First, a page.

One of my favorite Greek restaurants is on the periphery of Brooklyn's Chinatown, oddly enough (8th Avenue and 69th Street). The food is great, the prices are decent, and it's within walking distance of my office. What more could you ask for!
I've been to Spartan Souvlaki a few times. Previously, I've had the hamburger and cheese pie (a flaky shell filled with ricotta-like cheese; delicious and creamy). This time, I had spanakopita and Greek salad. The Greek salad had large chunks of tomato, slivers of raw red onion, and crumbled feta cheese, all swimming in a pool of olive oil. For some reason, Spartan Souvlaki does everything big and their side salad portion is enormous, though you won't hear me complain about it. The spanakopita is, similarly, in the shape of a Hot Pocket, with the flaky phyllo dough wrapped around a rectangle of chopped spinach and mild cheese. The spanakopita is more on the side of "spinachy" instead of "cheesy," but I really enjoyed it and I was glad to have had my servings of vegetables.
Alex had the gyro platter with french fries. The slices of gyro meat were a tad bit dry, but had a nice crunchy crust and the dryness was remedied by a great tzatziki sauce. He even made mini souvlakis by spreading tzatziki sauce and layering gyro meat on the pita - delicious! Salty meat paired with creamy, garlicky yogurt sauce, all on top of warm pita bread (Greek naan...mmm).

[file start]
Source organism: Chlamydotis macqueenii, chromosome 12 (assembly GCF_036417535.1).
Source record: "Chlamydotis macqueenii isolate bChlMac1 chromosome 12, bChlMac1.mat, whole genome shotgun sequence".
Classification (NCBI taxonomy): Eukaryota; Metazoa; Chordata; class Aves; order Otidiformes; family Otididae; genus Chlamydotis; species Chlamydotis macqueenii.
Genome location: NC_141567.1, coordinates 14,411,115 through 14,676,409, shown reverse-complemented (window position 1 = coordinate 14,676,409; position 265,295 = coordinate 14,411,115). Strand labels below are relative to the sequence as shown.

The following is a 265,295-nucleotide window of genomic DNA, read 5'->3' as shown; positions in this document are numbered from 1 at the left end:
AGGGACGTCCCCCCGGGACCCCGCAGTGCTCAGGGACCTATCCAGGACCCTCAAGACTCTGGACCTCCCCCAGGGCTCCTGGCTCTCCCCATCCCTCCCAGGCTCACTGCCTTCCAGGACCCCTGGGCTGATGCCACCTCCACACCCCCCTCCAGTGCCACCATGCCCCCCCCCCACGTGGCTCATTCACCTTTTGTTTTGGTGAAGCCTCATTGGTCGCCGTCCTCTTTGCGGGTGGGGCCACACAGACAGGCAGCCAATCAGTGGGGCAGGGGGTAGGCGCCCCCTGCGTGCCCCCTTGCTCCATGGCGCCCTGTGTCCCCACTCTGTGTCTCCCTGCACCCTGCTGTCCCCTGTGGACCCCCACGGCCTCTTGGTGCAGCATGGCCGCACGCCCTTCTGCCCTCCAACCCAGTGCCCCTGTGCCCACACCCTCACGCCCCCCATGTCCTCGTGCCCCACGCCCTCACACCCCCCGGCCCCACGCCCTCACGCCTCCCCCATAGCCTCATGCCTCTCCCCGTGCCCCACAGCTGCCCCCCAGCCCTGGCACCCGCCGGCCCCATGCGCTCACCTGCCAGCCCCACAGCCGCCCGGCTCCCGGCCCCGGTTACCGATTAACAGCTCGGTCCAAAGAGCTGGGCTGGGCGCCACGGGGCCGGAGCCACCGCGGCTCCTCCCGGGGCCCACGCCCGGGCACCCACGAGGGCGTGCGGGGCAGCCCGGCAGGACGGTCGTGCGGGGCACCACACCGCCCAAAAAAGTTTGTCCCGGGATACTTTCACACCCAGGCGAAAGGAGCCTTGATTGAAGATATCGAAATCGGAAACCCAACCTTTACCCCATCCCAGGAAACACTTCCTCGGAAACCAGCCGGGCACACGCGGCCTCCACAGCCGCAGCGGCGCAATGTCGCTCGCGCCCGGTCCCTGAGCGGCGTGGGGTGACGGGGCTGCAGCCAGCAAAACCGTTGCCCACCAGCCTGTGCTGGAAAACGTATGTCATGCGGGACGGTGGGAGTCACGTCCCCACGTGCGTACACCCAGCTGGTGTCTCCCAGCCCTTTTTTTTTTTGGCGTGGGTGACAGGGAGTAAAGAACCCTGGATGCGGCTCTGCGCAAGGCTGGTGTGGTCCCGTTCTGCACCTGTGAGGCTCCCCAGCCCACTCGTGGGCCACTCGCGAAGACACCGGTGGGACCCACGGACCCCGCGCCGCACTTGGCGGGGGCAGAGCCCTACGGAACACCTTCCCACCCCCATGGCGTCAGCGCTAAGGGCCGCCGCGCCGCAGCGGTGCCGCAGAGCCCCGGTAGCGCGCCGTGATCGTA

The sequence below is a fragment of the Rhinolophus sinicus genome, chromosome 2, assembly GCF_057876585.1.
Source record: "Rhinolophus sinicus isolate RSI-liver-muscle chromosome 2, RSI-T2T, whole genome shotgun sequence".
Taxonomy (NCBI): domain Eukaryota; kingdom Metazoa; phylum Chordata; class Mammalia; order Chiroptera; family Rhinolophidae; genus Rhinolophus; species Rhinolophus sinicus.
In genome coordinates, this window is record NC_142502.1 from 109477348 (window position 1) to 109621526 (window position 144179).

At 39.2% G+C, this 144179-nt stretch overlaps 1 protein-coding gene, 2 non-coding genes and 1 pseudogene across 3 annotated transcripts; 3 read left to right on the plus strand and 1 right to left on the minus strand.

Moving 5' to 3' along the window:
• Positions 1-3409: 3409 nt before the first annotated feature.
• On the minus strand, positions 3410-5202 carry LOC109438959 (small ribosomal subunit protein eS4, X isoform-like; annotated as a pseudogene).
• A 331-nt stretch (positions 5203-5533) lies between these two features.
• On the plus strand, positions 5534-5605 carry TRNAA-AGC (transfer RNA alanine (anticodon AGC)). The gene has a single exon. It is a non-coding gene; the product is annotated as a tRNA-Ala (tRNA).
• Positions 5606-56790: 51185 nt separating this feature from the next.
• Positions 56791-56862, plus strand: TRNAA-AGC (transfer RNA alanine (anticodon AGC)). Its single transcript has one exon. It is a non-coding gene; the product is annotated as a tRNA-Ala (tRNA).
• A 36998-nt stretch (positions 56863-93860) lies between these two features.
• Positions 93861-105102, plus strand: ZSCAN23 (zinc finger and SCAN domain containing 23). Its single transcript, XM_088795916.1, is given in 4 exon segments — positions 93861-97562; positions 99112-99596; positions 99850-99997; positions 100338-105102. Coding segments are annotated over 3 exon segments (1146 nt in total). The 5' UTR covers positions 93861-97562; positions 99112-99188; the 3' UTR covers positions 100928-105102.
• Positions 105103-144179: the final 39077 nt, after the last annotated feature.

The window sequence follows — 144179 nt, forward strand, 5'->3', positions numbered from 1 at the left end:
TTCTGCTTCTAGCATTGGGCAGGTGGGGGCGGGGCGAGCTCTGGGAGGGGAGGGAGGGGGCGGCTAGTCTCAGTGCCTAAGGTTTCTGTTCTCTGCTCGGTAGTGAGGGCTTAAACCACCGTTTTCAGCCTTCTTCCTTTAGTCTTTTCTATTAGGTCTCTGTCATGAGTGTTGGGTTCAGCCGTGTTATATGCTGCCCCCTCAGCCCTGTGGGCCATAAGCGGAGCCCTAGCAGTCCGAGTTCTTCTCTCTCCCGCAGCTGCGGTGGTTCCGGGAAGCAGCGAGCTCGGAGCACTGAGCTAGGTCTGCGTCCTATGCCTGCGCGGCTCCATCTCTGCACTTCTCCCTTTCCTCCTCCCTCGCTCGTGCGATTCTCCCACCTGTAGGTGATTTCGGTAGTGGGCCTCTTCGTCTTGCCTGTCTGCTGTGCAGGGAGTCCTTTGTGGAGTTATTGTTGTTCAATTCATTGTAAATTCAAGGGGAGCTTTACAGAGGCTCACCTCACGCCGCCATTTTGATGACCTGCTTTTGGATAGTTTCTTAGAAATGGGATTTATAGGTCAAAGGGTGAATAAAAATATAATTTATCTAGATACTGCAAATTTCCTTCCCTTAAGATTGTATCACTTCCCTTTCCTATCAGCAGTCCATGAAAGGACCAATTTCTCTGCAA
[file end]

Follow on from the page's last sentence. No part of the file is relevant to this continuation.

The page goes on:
Eating at Spartan Souvlaki always reminds me of my adventures in Greece. When we were abroad, a few girlfriends and I travelled to Patras, Athens, and Glyfada during spring break. We ran into some interesting situations when we were outside of the touristy parts of Athens. Being four Chinese women traveling alone, we got lots of stares, although the Greeks were friendly enough once we said a few kalimeras and efharistos. In Glyfada (a swanky suburb of Athens), we had lunch at a restaurant and ordered souvlakis. Oddly, they didn't give us any tzatziki sauce and the souvlakis were all incredibly dry. Probably because we were such an unusual sight, the head chef actually came out to see us for himself. In broken English, he asked how the food was. We asked for a bit of tzatziki, which he said was not typical in souvlakis. Either way, all was remedied by the free shots of limoncello after the meal.